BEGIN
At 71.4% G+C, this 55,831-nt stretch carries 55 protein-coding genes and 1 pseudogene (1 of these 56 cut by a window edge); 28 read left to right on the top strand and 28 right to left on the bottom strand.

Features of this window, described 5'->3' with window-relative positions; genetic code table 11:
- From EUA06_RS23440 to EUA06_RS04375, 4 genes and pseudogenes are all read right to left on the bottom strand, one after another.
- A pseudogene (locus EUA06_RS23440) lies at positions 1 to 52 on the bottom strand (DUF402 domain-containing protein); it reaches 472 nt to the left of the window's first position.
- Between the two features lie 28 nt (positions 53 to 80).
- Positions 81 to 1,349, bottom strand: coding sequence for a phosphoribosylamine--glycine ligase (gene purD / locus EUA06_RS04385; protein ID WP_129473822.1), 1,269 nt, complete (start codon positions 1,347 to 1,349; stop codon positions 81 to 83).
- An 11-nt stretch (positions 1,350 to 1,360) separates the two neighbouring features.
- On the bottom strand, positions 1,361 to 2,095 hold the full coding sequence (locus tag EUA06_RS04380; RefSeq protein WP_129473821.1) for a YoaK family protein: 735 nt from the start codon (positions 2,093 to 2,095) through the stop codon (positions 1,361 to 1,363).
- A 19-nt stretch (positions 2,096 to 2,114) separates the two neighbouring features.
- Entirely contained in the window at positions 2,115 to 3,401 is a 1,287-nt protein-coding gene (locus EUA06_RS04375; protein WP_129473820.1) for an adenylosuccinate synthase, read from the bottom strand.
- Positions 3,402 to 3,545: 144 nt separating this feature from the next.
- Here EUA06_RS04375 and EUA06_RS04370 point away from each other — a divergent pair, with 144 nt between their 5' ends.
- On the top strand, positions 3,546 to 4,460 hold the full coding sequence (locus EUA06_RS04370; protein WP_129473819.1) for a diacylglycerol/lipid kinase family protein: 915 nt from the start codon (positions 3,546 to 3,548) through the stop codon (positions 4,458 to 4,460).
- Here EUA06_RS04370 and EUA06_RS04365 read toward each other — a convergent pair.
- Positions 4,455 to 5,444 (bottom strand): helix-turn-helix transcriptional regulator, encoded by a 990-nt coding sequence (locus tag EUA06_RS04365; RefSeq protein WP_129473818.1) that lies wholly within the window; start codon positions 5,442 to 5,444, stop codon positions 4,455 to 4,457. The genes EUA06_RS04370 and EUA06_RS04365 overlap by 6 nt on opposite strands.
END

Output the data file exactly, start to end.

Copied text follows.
At 71.4% G+C, this 55,831-nt stretch carries 55 protein-coding genes and 1 pseudogene (1 of these 56 cut by a window edge); 28 read left to right on the top strand and 28 right to left on the bottom strand.

Features of this window, described 5'->3' with window-relative positions; genetic code table 11:
- From EUA06_RS23440 to EUA06_RS04375, 4 genes and pseudogenes are all read right to left on the bottom strand, one after another.
- A pseudogene (locus EUA06_RS23440) lies at positions 1 to 52 on the bottom strand (DUF402 domain-containing protein); it reaches 472 nt to the left of the window's first position.
- Between the two features lie 28 nt (positions 53 to 80).
- Positions 81 to 1,349, bottom strand: coding sequence for a phosphoribosylamine--glycine ligase (gene purD / locus EUA06_RS04385; protein ID WP_129473822.1), 1,269 nt, complete (start codon positions 1,347 to 1,349; stop codon positions 81 to 83).
- An 11-nt stretch (positions 1,350 to 1,360) separates the two neighbouring features.
- On the bottom strand, positions 1,361 to 2,095 hold the full coding sequence (locus tag EUA06_RS04380; RefSeq protein WP_129473821.1) for a YoaK family protein: 735 nt from the start codon (positions 2,093 to 2,095) through the stop codon (positions 1,361 to 1,363).
- A 19-nt stretch (positions 2,096 to 2,114) separates the two neighbouring features.
- Entirely contained in the window at positions 2,115 to 3,401 is a 1,287-nt protein-coding gene (locus EUA06_RS04375; protein WP_129473820.1) for an adenylosuccinate synthase, read from the bottom strand.
- Positions 3,402 to 3,545: 144 nt separating this feature from the next.
- Here EUA06_RS04375 and EUA06_RS04370 point away from each other — a divergent pair, with 144 nt between their 5' ends.
- On the top strand, positions 3,546 to 4,460 hold the full coding sequence (locus EUA06_RS04370; protein WP_129473819.1) for a diacylglycerol/lipid kinase family protein: 915 nt from the start codon (positions 3,546 to 3,548) through the stop codon (positions 4,458 to 4,460).
- Here EUA06_RS04370 and EUA06_RS04365 read toward each other — a convergent pair.
- Positions 4,455 to 5,444 (bottom strand): helix-turn-helix transcriptional regulator, encoded by a 990-nt coding sequence (locus tag EUA06_RS04365; RefSeq protein WP_129473818.1) that lies wholly within the window; start codon positions 5,442 to 5,444, stop codon positions 4,455 to 4,457. The genes EUA06_RS04370 and EUA06_RS04365 overlap by 6 nt on opposite strands.